Thailand: Bangkok

Bangkok is a lay down misere. This teeming city of 14 million people definitely rates as a top place to visit and I couldn’t have picked a better place to start celebrating my recent, two years in the making retirement.

It’s been 28 years since I’ve visited Bangkok and memories dredged up from that visit are of a vibrant river scene, loads of temples and markets and excellent street food. So good to see that these things are still in abundance. We opted for the Sheraton Royal Orchid where every room has a river view as does the pool.


The lengthy, fast flowing, muddy Chao Phraya River is the heart of Bangkok and it fairly hums with life. Boats in all shapes and sizes plough up, down and across the river carrying passengers and goods. We used the river for most of our transport, finding the river taxi far quicker than battling road traffic. Also, I’m partial to seeing a city from its river.


Buddhist temples on show


Chinatown still buzzes along, the food still good as it takes diners on an intentional journey through Asian cuisines, heavy on my favourite – chilli. Fuelled by good food, cold Chang beers, it was an easy thing to sit down amongst a sea of Europeans and pick up some great travel ideas. We did not hear a single Aussie accent in our five days in Bangkok!

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We made our way down river to Asiatique which is a lively conglomeration of markets and food. Grabbed the chance to try something different. Certainly crunchy and apparently high in vitamins.


Bangkok’s notorious traffic problems are renowned, but the building of elevated roads, rail lines and walkways has gone some way to easing the congestion. Huge concrete blocks dominate the landscape. This pic was taken around Siam Square – home to a number of huge shopping malls that I enjoy wandering through. An odd admission from someone who is not a shopper.


We were lucky to be here on the weekend and took ourselves off to the weekend markets which are massive. These markets used to be located at the Grand Palace, but were moved to a bigger area, further out, but easily reached by Skytrain.


Bangkok’s klongs (canals) are finally getting their fair share of good press. The Thai government has embarked on a huge clean up program which will see more passenger boats ply the mostly man made canals and hopefully, less traffic on the roads.

The canals fairly crackle with life from the many houses, shops and people that line the banks. Climb in and out carefully as you don’t want to fall into the murky waters given the clean up is still in its infancy. Apparently, the canals were once dumping grounds for everything, including refrigerators and lounges.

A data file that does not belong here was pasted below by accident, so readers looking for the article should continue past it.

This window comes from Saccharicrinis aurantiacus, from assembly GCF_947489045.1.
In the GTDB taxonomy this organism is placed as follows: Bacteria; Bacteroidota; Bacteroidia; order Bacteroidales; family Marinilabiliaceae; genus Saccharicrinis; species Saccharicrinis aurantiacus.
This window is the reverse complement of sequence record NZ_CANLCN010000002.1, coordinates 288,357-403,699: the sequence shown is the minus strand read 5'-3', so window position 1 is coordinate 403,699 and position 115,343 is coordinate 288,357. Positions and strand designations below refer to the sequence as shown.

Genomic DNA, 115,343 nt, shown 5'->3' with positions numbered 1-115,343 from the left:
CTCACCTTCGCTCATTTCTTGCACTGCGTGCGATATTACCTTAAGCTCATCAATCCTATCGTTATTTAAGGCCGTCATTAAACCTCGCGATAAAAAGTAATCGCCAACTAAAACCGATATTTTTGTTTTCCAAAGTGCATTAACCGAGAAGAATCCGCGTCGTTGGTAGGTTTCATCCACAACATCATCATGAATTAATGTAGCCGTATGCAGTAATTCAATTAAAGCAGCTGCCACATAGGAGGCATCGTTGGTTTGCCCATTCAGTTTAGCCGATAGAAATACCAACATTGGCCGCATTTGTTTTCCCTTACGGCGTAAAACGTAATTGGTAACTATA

Beautiful orchids

Rode in plenty of tuk tuks, although walking in this city is surprisingly easy.

TukRooftop bars are the way to go in Bangkok – the views at night are sensational.We took ourselves across the river to the Hilton Millenium and soaked up their views. Another night, we walked to the Lebua State Tower and had rooftop drinks in their famous ‘Hangover’ bar. Make a dinner reservation if you want to score a seat here, otherwise stand. Wear comfy shoes because you’ll be here for a bit – the views from 63 floors are to die for.

Lebua State Tower

Khao San Rd, the famed backpackers’ area still has a good sprinkling of bars, cafes and guest houses. Surprisingly, we found it pretty sedate; quite possibly reflective of the Thai government’s approach to cleaning up their country. Many street food vendors are no longer on the streets throughout Bangkok and we’ve read that in holiday destinations like Phuket, illegally set up bars, cafes, beach chairs and umbrellas have been removed from the beaches. The aim of the clean up project is to return public land to the people.

Easier flow of human and vehicular traffic has to be a winner too. Anyway, we made sure we enjoyed the easy going vibe of Khao San Rd.

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My easy going travel buddy

We are in Thailand during the mourning month of October. The country’s grief at losing their beloved King in October last year is a shared grief and the build up to his funeral and cremation on October 26 is intense. Thais have lost their King of seven decades, a man who symbolised stability and honour.

The dress code here is very much black. A myriad of banners and posters of this respected man adorn buildings, rehearsals for the elaborate $90 million funeral are in full swing and purpose planted marigolds are blooming right on time.

Taxiing back to our hotel one night, traffic was stopped for a considerable time as a number of royal and state cars made their way from a rehearsal at the Grand Palace (which is where the cremation will take place in specially constructed golden pavilions) to the current Palace. Understandably, the Grand Palace has been closed to the public for some time.

Democracy Monument built to commemorate the bloodless Siam Coup in 1932 which saw Thailand transition from an absolute monarchy to a constitutional monarchy is a much visited site during this mourning month.

Will finish with this quintessential BKK icon – never get tired of admiring the work that’s gone into creating these functioning conglomerations.


We had a fabulous time in Bangkok. Today, we depart for Ranchanaburi – gateway to River Kwai and Hell Fire Pass.

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